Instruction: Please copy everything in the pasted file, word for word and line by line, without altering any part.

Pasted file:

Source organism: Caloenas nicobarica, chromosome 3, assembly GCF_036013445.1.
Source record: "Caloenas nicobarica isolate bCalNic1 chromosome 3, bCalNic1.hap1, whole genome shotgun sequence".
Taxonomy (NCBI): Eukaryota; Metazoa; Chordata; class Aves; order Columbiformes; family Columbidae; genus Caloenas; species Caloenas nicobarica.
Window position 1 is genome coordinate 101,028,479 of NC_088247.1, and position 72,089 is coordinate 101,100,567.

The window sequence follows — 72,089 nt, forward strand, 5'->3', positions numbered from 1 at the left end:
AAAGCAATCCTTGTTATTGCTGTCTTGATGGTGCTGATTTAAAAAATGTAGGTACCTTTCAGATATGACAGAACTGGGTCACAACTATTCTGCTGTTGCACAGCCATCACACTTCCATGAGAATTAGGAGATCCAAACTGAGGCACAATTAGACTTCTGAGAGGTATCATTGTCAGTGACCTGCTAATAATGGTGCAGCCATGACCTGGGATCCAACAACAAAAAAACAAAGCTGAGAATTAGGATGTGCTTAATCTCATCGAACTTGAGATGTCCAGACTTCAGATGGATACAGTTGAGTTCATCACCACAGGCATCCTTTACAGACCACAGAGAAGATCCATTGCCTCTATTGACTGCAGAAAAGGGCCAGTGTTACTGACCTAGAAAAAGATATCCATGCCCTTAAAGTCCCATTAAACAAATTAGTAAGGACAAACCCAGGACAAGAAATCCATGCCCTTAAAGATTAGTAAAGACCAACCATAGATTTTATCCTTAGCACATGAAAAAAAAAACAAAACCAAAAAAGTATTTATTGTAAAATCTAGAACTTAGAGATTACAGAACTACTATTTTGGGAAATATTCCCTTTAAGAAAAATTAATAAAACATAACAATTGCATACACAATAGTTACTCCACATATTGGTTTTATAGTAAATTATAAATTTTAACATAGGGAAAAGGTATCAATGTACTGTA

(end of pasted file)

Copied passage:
Source organism: Caloenas nicobarica, chromosome 3, assembly GCF_036013445.1.
Source record: "Caloenas nicobarica isolate bCalNic1 chromosome 3, bCalNic1.hap1, whole genome shotgun sequence".
Taxonomy (NCBI): Eukaryota; Metazoa; Chordata; class Aves; order Columbiformes; family Columbidae; genus Caloenas; species Caloenas nicobarica.
Window position 1 is genome coordinate 101,028,479 of NC_088247.1, and position 72,089 is coordinate 101,100,567.

The window sequence follows — 72,089 nt, forward strand, 5'->3', positions numbered from 1 at the left end:
AAAGCAATCCTTGTTATTGCTGTCTTGATGGTGCTGATTTAAAAAATGTAGGTACCTTTCAGATATGACAGAACTGGGTCACAACTATTCTGCTGTTGCACAGCCATCACACTTCCATGAGAATTAGGAGATCCAAACTGAGGCACAATTAGACTTCTGAGAGGTATCATTGTCAGTGACCTGCTAATAATGGTGCAGCCATGACCTGGGATCCAACAACAAAAAAACAAAGCTGAGAATTAGGATGTGCTTAATCTCATCGAACTTGAGATGTCCAGACTTCAGATGGATACAGTTGAGTTCATCACCACAGGCATCCTTTACAGACCACAGAGAAGATCCATTGCCTCTATTGACTGCAGAAAAGGGCCAGTGTTACTGACCTAGAAAAAGATATCCATGCCCTTAAAGTCCCATTAAACAAATTAGTAAGGACAAACCCAGGACAAGAAATCCATGCCCTTAAAGATTAGTAAAGACCAACCATAGATTTTATCCTTAGCACATGAAAAAAAAAACAAAACCAAAAAAGTATTTATTGTAAAATCTAGAACTTAGAGATTACAGAACTACTATTTTGGGAAATATTCCCTTTAAGAAAAATTAATAAAACATAACAATTGCATACACAATAGTTACTCCACATATTGGTTTTATAGTAAATTATAAATTTTAACATAGGGAAAAGGTATCAATGTACTGTA